A big fat bunch of Buxton Beers

I’ve said it before, and I’ll no doubt say it again; really good, hop-forward beer, is at it’s best if you drink it young.

Generally speaking though, the reason really good beer doesn’t spend too much time in the cupboard before I drink it is because I can’t wait, not because of some higher sense of duty. Hence the reason I’ve drank a fair few Buxton beers recently - Essentially, I couldn’t wait to try them.

Buxton Spa (Pale Ale) 4.1%

With a big, juicy grapefruit aroma and a hazy body, this is a great looking beer.

The taste is a nice tangerine and grapefruit interplay with a slightly lighter body than most Buxton beers, but which perfectly suits the style, and a bitter yet juicy hop finish with loads of grapefruit and orange peel and pith.
Those US and NZ hops give this beer a lovely fruity citrus flavour.

A really good, modern pale ale.

Buxton Best (Amber Ale) 4.3%

I must admit that the fact this is called a “Best” annoys me a little. Buxton make unbelievably good beers that are very modern, very hop forward, and actually pretty unusual. Then they go and call it Buxton Best. Which would be fine if it was a Best, I like best bitter, but this beer is so much more. It's a modern
Amber ale made with American and English hops and rye malt – how good does that sound? Don’t sell yourself short guys!

Moving on. The beer has a great orange/brown/Amber colour and a slightly spicy, citrus hop aroma. The mouth feel is textbook Buxton - big, lush, cask ale like, with full but soft carbonation.

In the flavour you get a tiny bit of sweet toffee before the rye malt kicks that out of the way with some spicy, biscuity flavours and a dry orangey finish which balances between spicy and citrus hops.

Buxton Gold (Golden Ale) 5.3%

This pours a really nice unfiltered, hazy orange with golden orange at the edges. The aroma is oranges, biscuit, and a touch of lemon pith.

Again, for me this is much more than a “Golden Ale”, which for me has had a fair bit of linguistic pejoration over the years. Golden Ales are the drinkable, slightly lemony, perfectly golden beers you give to “lager drinkers” to try and coax them onto good beer. This is not one of those perfectly fine, but unexciting, beers.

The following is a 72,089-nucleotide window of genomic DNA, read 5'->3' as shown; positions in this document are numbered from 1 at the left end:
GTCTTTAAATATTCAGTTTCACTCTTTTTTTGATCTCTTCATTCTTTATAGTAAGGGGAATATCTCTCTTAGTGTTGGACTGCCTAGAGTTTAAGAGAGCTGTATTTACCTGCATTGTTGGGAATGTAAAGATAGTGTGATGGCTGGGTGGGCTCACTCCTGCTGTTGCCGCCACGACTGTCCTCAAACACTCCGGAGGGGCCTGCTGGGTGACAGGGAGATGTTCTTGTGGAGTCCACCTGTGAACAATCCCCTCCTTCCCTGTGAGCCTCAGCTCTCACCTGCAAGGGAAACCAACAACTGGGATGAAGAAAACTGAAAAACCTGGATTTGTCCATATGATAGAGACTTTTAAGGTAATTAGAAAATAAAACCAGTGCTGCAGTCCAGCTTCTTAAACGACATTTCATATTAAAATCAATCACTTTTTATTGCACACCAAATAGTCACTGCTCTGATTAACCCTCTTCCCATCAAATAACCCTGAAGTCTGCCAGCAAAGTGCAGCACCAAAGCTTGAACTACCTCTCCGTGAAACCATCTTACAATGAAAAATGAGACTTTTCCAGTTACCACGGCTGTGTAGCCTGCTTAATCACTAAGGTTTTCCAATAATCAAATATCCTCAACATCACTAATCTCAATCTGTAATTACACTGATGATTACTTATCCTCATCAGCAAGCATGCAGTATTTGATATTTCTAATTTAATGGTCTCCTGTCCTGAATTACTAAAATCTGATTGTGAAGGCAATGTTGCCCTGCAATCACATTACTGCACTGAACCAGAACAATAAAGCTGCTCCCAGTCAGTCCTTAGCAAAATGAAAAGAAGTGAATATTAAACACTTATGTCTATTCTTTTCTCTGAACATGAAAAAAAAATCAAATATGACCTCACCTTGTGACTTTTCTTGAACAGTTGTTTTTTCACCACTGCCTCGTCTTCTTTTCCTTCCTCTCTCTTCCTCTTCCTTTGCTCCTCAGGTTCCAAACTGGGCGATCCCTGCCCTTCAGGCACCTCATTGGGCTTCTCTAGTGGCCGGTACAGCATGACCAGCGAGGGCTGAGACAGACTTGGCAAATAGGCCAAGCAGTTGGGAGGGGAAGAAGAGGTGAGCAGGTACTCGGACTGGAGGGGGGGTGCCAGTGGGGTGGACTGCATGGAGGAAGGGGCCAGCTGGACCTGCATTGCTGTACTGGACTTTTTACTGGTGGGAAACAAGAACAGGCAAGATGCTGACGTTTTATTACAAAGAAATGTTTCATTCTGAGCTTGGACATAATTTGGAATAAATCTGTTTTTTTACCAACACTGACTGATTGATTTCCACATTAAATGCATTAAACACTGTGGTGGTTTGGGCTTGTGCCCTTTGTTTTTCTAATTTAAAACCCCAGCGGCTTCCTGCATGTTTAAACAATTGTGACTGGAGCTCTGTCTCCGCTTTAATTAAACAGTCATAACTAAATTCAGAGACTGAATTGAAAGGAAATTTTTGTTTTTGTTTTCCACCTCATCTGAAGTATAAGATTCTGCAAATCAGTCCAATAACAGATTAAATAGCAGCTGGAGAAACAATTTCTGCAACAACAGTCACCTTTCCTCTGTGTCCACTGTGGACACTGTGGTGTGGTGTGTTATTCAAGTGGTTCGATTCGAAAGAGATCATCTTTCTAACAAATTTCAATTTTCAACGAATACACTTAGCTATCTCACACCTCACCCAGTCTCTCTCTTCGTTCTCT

Amarillo, Liberty and Nelson Sauvin hops make this a proper, full on, modern, US inspired dry fruit cocktail that’s kept in check by grainy, biscuity malt. It finishes dry ye
t perfectly balanced. Another cracker from the Buxton boys.

Wild Boar (India Pale Ale) 5.7%

This is a great addition to the Buxton range. A 5.7% India pale that’s not too strong to have a pint, but definitely not a session beer.

It's got a great balance between bitter grapefruit and a little sweet tangerine and citrusy orange. It's a great beer, and from the look of this lot, I’m going to have to concede that these guys just don't make a bad beer.

So. If a beer tastes great, does it matter what it’s called?

Big thanks to Buxton for these fantastic beers. Buy them Online here: www.buxtonrealale.co.uk


  1. Hahaha love the comment about best! We kinda have to disguise things a little bit because we actually have to sell these beers in out of the way uber traditional country pubs! People tend to freak out a little bit if it's out of the ordinary unfortunately.

    Cheers for the post!


  2. You said it - Buxton don't do bad beer. When i did my Buxton round up it was one of those jobs that was an absolute joy, not a bad beer amongst them, and I can never get enough.

  3. Currently got 10 different Buxton ales sat burning a huge hole in my garage floor and awaiting review, can't bloody wait! Had the Axe Edge in the Sheffield Tap when on the way to a beer festival a few weeks back, needless to say it was the best ale I drank all day.
    Their Black Rocks Black IPA is currently tied with Magic Rock's Rapture for my favourite bottled ale in 2011, amazing beers both of them.

  4. I really need to get hold of some more Buxton beer! Still don't see much of it down here in the capital.